Review: The 306: Dawn – Dalcrue Farm, Perthshire

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First published in The Times, Wednesday June 1 2016

Three Stars

 

Since its inauguration a decade ago, the National Theatre of Scotland has staged work in a number of remarkable places, including pubs, a swimming pool and Edinburgh International Airport. The latest production is perhaps its most adventurous undertaking yet. Audiences are bussed from Perth Concert Hall to an ambitiously reconfigured barn in a field in nearby Pitcairngreen. This is the immersive setting for Oliver Emanuel’s haunting play about three soldiers who were shot for cowardice during the First World War.

The narrative is divided among these individual stories, with the action unfolding in Laurie Sansom’s production across every inch of Becky Minto’s multi-levelled set. Emanuel’s treatment of his subject, while sensitive, is free of standard-issue heroics, and largely avoids simplistic preaching. His interrogation of ideas of courage, honour and war as waste emerges in the play’s more reflective moments, not least the dreams and recollections of shell shocked Private Harry Farr (Josef Davies).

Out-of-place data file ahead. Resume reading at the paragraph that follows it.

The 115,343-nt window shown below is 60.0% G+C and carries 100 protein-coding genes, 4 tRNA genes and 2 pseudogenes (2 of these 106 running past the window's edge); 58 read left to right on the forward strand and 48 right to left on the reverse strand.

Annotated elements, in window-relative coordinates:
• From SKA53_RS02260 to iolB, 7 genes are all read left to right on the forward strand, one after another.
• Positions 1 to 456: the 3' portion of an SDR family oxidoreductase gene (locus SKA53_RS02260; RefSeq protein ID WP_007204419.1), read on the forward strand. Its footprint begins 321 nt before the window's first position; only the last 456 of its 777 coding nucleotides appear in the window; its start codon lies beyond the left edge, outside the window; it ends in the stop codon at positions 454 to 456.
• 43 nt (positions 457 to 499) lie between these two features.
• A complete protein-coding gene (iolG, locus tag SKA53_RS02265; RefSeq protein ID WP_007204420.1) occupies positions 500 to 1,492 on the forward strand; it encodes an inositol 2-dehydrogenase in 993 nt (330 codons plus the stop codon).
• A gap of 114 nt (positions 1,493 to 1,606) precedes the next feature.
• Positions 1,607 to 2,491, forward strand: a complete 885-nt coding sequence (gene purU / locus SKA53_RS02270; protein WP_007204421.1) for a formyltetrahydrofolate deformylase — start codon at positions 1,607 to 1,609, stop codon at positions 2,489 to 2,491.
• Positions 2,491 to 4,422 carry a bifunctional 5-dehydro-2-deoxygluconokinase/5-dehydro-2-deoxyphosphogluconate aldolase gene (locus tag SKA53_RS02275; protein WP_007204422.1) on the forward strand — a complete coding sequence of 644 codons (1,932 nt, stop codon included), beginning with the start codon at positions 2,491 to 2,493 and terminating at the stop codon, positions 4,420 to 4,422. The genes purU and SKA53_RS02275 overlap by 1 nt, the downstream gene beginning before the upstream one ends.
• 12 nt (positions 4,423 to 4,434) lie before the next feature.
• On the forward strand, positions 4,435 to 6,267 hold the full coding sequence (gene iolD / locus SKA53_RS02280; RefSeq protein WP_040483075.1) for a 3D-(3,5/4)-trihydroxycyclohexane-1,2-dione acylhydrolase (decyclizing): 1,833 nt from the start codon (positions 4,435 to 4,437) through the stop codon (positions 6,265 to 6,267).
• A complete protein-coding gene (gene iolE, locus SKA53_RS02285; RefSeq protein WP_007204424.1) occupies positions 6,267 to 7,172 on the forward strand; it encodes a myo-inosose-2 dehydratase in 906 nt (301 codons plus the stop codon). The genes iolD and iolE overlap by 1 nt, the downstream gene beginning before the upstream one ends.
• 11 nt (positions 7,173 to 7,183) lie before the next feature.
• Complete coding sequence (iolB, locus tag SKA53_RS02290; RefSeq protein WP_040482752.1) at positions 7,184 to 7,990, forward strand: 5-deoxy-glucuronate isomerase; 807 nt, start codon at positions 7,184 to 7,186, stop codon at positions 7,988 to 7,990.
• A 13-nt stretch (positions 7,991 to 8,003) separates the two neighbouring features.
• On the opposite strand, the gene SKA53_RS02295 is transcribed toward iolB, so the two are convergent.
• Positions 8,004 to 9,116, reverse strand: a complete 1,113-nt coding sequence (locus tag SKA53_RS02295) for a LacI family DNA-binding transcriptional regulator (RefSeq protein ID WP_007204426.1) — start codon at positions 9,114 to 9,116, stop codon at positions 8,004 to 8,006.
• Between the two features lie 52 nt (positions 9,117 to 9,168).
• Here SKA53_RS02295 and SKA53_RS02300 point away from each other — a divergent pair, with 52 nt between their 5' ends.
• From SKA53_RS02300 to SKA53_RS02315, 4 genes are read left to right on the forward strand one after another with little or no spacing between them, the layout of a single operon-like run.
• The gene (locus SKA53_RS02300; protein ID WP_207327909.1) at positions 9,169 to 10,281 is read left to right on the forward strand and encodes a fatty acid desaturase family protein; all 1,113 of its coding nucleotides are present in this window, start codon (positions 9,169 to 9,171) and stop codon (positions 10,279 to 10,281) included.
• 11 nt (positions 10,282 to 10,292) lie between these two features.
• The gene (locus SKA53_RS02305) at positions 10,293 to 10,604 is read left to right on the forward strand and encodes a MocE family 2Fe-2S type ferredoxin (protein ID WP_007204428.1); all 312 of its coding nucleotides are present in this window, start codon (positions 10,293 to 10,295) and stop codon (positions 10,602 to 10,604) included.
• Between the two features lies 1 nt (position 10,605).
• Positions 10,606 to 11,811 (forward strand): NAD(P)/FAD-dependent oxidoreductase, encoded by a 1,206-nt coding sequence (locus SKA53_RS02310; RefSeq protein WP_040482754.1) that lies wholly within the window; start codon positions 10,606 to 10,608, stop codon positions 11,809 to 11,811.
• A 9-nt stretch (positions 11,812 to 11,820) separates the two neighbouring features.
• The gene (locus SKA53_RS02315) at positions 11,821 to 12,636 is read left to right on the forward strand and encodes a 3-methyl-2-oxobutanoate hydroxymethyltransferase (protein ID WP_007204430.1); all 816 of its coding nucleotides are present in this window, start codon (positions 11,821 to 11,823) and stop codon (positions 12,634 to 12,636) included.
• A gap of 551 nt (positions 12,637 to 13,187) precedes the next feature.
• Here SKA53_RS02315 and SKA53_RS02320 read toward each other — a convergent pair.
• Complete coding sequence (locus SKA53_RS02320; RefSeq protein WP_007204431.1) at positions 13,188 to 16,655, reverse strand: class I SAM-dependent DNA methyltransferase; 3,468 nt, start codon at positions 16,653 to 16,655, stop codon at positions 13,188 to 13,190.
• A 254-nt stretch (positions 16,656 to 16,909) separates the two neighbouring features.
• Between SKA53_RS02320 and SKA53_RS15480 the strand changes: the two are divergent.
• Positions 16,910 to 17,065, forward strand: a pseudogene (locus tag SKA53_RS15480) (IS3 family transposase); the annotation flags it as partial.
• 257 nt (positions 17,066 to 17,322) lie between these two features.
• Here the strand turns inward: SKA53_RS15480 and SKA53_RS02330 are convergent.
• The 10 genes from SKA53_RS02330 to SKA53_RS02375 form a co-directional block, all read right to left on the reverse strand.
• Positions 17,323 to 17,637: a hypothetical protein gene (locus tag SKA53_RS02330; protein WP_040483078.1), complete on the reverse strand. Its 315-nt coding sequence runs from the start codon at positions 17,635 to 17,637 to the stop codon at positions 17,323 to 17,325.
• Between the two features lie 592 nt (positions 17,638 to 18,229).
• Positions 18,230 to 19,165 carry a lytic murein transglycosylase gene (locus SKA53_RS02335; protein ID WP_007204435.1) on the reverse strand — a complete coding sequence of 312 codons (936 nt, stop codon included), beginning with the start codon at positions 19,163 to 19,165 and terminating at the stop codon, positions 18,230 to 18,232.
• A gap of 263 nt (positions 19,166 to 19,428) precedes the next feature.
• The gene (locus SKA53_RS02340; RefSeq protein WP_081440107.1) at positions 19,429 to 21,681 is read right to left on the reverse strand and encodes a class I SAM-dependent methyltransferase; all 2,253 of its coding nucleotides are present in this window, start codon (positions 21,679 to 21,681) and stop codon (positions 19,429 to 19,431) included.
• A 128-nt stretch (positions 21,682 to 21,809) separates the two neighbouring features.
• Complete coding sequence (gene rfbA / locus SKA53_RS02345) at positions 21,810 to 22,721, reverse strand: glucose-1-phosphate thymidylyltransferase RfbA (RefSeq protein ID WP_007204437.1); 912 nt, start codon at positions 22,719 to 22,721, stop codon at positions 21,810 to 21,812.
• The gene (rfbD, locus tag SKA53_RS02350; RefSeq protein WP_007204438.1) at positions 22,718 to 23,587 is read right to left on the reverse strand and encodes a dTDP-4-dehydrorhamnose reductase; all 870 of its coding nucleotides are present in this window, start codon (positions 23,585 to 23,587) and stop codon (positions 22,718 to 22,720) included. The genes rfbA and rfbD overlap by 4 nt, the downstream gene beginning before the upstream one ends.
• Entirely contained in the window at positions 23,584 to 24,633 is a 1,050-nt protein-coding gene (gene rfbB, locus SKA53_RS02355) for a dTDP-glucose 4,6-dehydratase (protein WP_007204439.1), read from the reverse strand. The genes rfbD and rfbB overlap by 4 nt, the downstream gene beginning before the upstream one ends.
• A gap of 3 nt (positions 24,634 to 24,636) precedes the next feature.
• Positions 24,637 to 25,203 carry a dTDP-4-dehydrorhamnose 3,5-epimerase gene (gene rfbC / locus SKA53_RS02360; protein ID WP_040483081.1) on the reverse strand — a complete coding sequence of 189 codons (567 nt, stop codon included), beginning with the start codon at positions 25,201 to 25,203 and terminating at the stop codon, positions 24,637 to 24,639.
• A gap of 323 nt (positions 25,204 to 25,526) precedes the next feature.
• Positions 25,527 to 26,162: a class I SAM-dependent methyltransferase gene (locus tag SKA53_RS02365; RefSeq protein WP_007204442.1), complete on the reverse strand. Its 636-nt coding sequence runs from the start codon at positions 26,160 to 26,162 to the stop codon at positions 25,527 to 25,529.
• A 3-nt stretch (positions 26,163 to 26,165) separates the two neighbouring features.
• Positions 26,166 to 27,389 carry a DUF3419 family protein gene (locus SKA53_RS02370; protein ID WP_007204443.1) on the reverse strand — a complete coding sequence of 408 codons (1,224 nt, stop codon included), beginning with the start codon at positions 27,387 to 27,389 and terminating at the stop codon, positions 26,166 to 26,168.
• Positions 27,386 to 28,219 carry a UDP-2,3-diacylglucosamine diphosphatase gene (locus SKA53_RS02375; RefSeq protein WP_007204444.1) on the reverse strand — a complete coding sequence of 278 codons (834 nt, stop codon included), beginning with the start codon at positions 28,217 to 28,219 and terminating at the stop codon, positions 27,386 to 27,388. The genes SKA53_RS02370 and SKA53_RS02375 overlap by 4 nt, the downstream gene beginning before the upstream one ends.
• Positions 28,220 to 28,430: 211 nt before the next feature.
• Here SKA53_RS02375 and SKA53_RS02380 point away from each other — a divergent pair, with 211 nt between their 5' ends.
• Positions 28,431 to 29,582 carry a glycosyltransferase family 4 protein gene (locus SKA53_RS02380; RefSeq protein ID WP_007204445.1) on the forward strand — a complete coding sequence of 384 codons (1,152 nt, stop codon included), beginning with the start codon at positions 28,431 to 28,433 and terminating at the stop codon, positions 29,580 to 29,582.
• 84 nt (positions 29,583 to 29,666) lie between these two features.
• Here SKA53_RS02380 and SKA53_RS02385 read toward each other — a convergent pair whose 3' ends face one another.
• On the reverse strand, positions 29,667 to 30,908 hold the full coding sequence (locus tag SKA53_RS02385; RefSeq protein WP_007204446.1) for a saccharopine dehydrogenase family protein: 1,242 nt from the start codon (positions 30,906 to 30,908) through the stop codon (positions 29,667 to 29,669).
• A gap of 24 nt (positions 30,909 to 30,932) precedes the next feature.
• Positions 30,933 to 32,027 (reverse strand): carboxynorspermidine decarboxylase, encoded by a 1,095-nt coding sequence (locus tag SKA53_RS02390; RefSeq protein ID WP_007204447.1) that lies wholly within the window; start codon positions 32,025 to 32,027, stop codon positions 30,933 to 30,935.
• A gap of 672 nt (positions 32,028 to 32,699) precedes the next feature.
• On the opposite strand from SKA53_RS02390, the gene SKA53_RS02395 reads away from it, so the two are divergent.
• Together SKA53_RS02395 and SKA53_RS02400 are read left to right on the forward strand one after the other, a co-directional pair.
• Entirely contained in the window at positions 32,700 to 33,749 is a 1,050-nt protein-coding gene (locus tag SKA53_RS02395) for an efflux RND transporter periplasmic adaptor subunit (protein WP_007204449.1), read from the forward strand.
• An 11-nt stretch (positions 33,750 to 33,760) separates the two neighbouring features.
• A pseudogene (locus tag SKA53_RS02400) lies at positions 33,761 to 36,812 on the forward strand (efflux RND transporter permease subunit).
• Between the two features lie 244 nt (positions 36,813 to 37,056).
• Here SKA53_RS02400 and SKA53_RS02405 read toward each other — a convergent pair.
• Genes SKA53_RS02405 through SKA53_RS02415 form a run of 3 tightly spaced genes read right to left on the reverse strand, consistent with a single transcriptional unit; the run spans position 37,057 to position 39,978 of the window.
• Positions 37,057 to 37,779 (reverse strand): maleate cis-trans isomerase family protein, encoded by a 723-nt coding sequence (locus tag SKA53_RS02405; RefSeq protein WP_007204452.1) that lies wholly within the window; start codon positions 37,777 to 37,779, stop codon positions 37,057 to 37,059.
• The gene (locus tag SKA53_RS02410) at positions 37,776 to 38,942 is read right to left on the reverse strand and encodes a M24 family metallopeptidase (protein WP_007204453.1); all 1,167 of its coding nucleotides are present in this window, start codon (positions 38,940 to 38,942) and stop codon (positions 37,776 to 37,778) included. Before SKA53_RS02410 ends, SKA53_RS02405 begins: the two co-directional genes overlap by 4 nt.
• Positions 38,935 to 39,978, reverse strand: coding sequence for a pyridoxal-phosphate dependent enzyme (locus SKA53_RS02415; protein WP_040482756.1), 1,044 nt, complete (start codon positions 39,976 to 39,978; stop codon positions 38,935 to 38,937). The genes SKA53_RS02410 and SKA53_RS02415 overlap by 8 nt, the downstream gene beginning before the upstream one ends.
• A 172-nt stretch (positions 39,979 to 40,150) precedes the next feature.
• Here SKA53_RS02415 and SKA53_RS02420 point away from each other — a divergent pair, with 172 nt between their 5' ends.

The 306 Dawn 6 credit Manuel Harlan

Pic: Manuel Harlan

Technically, the production is impressive, with fine performances from the ensemble, and seamless interplay throughout between Minto’s scenic design, Simon Wilkinson’s wonderful lighting, and the live music, composed by Gareth Williams and performed live by the Red Note Ensemble. While the novelty of staging the opening night performance at 2.30am to recreate the atmosphere of a dawn execution proved something of a damp squib thanks to the weather, the presence of an oystercatcher calling enthusiastically at 4am added poignancy to the tragic ending.

 

At times, however, this collaboration between the NTS, Horsecross Arts and 14-18 Now (the cultural programme commemorating the centenary of WWI) feels overegged, with the human story almost eclipsed by the elaborate framing. The musical score, which requires the actors to sing their lines as refrains at moments of high emotion, while patchily effective, verges now and then on the unintentionally comic.

The 306 Dawn 8 credit Manuel Harlan

Pic: Manuel Harlan

Still, there is no denying the force of the ending, in which the barn doors slide open to reveal the firing squad framed against the early light while the three protagonists, stationed around the space, silently await their fate. This sequence has a restrained beauty and power that commands our engagement in a way that the rest of the action does only sporadically.

 

Box office: 01738 621031, to June 11. Nationaltheatrescotland.com

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